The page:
Among Syria's Islamist Fighters : The New Yorker: “We call the Muslim Brotherhood ‘whatever the audience wants,’ ” said Mohammad, the Syrian Islamist fighter. He wore green military camouflage pants and a black T-shirt bearing the Islamic shahada in white script. “If the people say they want Sharia, they say they want it. If the people say they want democracy, they say they want it. They just want power.”

The very concept of moderate Islam was false, Omar claimed. “There’s no such thing—it is a modern expression,” he said. “A moderate Islamist means an Islamist who walks with them, who agrees with them, with the Americans, the Europeans, and Iran.”

05 September, 2013

The news down in Raleigh - POLITICO.com

The news down in Raleigh - POLITICO.com: Without question one of the smartest things we've read on the web today. (h/t @abeaujon)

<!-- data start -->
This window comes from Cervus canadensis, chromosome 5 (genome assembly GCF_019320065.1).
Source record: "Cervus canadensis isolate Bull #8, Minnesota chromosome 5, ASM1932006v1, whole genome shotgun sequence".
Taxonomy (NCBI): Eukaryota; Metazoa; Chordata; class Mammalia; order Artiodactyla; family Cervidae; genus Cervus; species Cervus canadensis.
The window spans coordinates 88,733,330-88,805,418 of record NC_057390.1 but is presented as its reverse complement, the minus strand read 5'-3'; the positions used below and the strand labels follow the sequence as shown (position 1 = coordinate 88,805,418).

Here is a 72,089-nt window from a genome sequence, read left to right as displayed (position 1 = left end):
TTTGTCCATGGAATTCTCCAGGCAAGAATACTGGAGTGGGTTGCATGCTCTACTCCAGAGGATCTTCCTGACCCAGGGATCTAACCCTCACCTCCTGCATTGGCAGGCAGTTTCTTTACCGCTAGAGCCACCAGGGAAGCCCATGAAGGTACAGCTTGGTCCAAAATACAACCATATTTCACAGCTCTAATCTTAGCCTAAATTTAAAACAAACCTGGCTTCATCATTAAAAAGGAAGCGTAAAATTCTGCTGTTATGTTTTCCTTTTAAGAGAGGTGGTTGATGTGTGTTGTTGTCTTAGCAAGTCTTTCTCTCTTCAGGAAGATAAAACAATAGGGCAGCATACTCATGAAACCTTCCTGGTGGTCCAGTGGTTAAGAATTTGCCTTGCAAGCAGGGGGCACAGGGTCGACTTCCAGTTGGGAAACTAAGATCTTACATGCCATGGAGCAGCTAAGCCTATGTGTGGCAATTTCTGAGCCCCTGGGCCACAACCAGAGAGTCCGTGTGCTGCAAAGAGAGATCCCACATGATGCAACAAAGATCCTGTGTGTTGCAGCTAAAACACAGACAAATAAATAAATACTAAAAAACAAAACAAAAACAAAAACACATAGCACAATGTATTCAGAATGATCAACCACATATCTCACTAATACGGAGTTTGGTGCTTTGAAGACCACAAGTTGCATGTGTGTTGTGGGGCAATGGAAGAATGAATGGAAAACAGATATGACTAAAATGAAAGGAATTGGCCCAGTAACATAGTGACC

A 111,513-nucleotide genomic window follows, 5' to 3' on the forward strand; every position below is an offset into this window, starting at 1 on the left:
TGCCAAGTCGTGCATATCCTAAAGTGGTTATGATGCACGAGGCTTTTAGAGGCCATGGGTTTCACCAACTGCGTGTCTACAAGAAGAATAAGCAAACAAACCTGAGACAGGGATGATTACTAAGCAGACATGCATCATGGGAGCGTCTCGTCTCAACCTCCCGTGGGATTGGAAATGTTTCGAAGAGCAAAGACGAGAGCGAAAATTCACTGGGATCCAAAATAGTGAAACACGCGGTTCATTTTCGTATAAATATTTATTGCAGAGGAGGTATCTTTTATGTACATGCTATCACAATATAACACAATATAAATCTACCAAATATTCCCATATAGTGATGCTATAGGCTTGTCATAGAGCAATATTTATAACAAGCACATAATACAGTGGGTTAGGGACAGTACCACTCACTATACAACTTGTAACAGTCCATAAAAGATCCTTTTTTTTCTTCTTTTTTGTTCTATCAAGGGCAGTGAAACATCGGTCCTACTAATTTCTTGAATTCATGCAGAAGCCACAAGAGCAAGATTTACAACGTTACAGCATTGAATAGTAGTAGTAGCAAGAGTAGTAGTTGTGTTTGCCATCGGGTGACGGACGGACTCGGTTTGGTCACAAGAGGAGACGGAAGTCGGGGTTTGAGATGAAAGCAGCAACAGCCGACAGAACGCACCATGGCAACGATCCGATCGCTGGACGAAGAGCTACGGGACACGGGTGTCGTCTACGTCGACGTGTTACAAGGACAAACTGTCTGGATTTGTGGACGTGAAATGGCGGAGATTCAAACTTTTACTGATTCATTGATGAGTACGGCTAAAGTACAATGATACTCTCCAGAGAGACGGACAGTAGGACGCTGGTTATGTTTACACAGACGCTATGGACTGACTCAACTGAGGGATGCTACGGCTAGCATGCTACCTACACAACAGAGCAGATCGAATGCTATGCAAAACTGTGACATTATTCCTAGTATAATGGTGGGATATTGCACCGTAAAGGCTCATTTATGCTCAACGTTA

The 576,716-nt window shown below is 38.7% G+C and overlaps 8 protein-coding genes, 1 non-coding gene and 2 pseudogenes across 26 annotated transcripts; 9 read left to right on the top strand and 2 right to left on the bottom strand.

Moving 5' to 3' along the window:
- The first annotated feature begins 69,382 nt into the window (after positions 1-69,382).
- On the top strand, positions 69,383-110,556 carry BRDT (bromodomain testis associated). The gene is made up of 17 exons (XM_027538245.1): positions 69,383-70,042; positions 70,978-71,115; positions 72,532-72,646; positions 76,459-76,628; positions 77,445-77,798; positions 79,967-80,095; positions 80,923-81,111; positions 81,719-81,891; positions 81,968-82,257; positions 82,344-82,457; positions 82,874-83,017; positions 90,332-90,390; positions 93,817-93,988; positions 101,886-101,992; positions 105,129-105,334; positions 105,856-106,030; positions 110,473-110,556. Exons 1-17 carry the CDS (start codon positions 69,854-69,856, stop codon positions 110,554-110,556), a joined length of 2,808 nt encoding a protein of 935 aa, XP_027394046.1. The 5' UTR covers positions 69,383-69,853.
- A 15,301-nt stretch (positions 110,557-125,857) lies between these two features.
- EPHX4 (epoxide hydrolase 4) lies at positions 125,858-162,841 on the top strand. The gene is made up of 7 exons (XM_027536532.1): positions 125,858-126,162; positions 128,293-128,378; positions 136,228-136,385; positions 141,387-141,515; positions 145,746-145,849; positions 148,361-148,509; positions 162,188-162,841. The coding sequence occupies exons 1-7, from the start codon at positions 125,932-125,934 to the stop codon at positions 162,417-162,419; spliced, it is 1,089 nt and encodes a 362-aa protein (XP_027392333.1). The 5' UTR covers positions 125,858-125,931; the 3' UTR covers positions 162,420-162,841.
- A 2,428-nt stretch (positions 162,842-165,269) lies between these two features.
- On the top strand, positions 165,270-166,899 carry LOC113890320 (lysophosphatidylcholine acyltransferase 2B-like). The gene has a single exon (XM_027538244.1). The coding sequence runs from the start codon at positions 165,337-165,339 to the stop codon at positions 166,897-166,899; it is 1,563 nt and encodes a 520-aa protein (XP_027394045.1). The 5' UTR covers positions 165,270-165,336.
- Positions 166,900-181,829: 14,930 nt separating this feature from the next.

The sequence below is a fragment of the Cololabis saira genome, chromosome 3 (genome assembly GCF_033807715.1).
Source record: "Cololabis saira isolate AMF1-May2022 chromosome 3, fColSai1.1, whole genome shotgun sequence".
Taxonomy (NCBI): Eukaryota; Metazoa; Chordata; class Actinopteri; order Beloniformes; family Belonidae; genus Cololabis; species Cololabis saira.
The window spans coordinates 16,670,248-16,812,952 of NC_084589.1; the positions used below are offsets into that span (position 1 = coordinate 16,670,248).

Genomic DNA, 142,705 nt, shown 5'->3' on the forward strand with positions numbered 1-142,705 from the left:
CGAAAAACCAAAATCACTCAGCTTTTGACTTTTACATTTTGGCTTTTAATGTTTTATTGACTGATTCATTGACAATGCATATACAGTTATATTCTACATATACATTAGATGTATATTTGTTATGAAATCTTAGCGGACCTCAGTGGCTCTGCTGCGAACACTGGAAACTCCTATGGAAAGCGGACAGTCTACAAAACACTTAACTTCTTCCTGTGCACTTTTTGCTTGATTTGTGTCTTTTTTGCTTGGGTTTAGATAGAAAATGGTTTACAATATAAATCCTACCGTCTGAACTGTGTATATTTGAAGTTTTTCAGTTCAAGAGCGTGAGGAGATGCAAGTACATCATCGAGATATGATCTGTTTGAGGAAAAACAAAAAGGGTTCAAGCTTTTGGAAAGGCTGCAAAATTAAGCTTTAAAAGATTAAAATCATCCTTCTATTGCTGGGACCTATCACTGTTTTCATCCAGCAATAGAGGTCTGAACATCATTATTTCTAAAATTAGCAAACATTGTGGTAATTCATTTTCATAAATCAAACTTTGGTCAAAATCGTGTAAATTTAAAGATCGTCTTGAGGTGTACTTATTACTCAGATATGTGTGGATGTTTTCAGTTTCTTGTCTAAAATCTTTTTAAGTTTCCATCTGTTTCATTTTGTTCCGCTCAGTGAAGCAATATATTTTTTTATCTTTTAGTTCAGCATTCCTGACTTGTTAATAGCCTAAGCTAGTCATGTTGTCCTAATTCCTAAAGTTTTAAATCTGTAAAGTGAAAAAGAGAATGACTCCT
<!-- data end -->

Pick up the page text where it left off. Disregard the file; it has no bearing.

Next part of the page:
The Syria Vote and “Iraq Syndrome” | The American Conservative

The Syria Vote and “Iraq Syndrome” | The American Conservative: It could be true that Obama’s presidency would be permanently damaged by a defeat of a Syria resolution, but it is doubtful that the U.S. would lose anything important because of this. Kerry made any number of “guarantees” to the Foreign Relations Committee about things that he couldn’t possibly know or guarantee with certainty, but one of the more preposterous claims that Kerry made yesterday was that the U.S. would lose allies by not attacking Syria. It is possible that relations with some client states in the Gulf would be strained, but it is silly to think that there are any allies of the United States that would cease to be allies because they found the U.S. response insufficient. Interventionists typically overstate the costs of inaction and underestimate the costs of the action they demand, and Galston’s column is no different.